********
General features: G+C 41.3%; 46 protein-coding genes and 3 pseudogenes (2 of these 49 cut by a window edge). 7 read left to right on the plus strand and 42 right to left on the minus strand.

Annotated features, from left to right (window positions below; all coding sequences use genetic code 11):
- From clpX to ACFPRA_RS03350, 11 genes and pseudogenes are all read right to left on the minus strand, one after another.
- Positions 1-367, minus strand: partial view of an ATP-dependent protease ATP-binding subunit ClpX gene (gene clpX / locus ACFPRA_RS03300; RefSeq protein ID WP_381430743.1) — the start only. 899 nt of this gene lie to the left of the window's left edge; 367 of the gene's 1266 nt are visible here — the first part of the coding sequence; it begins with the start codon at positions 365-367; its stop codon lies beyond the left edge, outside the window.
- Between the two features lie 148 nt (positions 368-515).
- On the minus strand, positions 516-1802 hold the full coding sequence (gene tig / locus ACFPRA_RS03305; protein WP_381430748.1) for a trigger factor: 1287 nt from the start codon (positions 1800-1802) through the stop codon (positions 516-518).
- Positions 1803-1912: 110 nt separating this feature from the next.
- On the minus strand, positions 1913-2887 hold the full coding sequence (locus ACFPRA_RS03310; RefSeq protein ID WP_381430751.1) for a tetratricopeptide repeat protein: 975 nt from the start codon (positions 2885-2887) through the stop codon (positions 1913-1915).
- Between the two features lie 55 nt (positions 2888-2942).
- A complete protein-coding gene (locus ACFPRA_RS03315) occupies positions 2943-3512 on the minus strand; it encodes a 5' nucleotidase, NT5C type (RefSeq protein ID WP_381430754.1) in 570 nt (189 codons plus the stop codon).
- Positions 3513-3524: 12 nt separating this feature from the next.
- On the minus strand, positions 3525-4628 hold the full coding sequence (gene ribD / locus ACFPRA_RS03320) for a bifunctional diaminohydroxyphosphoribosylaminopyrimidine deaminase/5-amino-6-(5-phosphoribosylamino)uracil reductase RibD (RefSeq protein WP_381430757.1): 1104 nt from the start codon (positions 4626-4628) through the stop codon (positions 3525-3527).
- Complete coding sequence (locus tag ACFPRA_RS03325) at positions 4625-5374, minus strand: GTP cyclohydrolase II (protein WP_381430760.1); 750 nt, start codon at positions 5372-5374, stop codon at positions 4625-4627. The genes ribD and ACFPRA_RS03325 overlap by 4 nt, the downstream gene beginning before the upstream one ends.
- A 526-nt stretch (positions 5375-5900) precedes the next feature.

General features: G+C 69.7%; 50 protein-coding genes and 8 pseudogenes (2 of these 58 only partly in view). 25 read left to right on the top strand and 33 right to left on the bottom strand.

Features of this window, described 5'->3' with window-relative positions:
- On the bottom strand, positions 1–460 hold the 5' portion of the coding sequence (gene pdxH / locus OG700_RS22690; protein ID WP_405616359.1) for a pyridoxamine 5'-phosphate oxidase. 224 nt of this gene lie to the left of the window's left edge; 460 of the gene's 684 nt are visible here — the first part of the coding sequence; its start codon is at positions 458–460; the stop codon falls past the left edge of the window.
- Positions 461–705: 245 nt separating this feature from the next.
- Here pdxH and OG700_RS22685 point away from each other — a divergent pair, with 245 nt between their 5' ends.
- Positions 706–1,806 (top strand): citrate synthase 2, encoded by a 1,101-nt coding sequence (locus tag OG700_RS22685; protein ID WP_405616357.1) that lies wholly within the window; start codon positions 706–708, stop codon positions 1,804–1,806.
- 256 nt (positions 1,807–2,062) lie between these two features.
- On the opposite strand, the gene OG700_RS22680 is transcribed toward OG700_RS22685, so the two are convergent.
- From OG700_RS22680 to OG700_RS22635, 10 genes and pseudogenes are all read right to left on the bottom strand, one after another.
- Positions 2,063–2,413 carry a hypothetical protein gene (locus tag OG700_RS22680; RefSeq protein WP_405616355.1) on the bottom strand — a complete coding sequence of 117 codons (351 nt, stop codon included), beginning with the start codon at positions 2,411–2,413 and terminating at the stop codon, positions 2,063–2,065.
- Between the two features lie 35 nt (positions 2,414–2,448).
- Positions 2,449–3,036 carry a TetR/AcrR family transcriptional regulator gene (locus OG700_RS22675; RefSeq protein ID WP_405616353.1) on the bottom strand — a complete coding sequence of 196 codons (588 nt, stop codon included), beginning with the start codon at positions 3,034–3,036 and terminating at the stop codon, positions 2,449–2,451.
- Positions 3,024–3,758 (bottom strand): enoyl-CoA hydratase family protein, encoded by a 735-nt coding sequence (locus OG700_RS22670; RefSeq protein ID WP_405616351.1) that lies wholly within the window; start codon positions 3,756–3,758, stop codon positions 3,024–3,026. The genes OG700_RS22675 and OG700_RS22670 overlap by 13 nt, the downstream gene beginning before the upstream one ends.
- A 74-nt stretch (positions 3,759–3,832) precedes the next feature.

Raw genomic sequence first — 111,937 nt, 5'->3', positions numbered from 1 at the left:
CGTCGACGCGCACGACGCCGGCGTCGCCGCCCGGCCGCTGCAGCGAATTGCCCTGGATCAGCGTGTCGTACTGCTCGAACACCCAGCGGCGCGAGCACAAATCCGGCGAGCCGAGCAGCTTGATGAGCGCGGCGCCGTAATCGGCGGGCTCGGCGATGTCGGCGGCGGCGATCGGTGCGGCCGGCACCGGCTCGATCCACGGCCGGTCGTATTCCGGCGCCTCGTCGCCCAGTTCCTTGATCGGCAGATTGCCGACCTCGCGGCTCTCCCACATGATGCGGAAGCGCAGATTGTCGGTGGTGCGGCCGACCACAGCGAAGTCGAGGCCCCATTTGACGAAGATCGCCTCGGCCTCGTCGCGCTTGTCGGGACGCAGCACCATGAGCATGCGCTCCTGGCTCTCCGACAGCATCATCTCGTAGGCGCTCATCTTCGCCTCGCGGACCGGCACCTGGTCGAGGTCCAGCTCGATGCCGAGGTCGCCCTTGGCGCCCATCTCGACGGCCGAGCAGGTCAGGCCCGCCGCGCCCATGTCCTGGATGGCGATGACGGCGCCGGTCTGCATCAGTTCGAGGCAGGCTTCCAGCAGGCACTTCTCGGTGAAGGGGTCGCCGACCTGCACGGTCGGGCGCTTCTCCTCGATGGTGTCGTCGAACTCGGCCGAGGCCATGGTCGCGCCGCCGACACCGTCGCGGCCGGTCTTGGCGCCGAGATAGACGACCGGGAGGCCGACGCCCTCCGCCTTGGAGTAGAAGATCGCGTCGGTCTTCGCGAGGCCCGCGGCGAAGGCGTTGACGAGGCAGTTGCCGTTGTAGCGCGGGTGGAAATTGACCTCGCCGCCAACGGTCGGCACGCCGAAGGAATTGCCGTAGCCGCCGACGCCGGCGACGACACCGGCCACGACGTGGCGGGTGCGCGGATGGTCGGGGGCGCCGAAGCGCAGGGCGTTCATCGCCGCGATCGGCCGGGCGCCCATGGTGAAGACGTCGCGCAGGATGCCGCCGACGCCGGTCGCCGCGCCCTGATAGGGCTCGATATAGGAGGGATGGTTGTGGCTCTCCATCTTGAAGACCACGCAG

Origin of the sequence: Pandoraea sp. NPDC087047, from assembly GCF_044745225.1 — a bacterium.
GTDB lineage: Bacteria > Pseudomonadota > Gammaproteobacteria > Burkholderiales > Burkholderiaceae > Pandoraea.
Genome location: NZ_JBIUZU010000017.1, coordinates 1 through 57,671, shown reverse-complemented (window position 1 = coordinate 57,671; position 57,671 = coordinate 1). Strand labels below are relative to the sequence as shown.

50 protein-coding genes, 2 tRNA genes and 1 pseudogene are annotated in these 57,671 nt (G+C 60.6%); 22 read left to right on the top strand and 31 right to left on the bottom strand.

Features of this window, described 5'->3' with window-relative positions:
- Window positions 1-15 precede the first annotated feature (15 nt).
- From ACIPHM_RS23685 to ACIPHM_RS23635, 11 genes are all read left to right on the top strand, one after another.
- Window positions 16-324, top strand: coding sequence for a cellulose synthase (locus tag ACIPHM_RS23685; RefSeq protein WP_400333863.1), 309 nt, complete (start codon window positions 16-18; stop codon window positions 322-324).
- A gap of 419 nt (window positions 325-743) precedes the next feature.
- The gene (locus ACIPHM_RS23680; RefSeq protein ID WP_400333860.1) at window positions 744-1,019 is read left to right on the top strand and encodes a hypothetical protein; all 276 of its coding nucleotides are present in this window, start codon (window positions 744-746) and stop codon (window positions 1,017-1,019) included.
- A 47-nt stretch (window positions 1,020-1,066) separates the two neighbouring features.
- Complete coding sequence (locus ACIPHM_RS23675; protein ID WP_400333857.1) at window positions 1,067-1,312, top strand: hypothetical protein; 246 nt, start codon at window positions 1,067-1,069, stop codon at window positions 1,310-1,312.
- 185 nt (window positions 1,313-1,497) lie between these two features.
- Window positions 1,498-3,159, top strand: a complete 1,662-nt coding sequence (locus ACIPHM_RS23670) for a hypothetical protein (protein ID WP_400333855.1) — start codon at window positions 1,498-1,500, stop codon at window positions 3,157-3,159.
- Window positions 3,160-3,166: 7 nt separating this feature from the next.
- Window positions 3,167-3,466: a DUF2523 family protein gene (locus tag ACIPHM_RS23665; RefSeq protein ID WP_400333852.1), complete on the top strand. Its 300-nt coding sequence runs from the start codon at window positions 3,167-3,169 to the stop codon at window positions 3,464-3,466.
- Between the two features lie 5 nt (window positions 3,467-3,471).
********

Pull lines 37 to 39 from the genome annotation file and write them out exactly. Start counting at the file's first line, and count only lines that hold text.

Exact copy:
- From ACIPHM_RS23685 to ACIPHM_RS23635, 11 genes are all read left to right on the top strand, one after another.
- Window positions 16-324, top strand: coding sequence for a cellulose synthase (locus tag ACIPHM_RS23685; RefSeq protein WP_400333863.1), 309 nt, complete (start codon window positions 16-18; stop codon window positions 322-324).
- A gap of 419 nt (window positions 325-743) precedes the next feature.